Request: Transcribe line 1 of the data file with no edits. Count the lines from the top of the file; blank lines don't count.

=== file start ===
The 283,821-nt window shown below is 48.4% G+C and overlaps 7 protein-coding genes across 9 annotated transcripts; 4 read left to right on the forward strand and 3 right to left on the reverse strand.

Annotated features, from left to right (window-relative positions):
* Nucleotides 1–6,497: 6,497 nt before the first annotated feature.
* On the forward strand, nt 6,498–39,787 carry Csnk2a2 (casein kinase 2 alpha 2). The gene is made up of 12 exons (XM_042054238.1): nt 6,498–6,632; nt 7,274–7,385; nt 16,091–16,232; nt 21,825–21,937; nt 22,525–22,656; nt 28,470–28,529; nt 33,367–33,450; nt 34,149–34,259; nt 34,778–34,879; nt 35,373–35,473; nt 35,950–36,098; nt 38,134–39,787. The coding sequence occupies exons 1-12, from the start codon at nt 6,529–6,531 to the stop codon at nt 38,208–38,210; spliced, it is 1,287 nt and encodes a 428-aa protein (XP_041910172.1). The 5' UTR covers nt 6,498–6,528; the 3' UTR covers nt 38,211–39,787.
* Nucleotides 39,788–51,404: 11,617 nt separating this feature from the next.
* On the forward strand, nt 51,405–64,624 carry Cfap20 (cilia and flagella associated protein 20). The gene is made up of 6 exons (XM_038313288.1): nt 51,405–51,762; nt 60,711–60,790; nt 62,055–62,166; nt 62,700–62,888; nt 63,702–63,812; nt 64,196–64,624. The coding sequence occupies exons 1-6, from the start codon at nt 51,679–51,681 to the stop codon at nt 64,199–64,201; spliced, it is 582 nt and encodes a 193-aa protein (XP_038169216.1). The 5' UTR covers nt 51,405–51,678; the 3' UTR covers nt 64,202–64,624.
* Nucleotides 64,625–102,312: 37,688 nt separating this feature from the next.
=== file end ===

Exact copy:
The 283,821-nt window shown below is 48.4% G+C and overlaps 7 protein-coding genes across 9 annotated transcripts; 4 read left to right on the forward strand and 3 right to left on the reverse strand.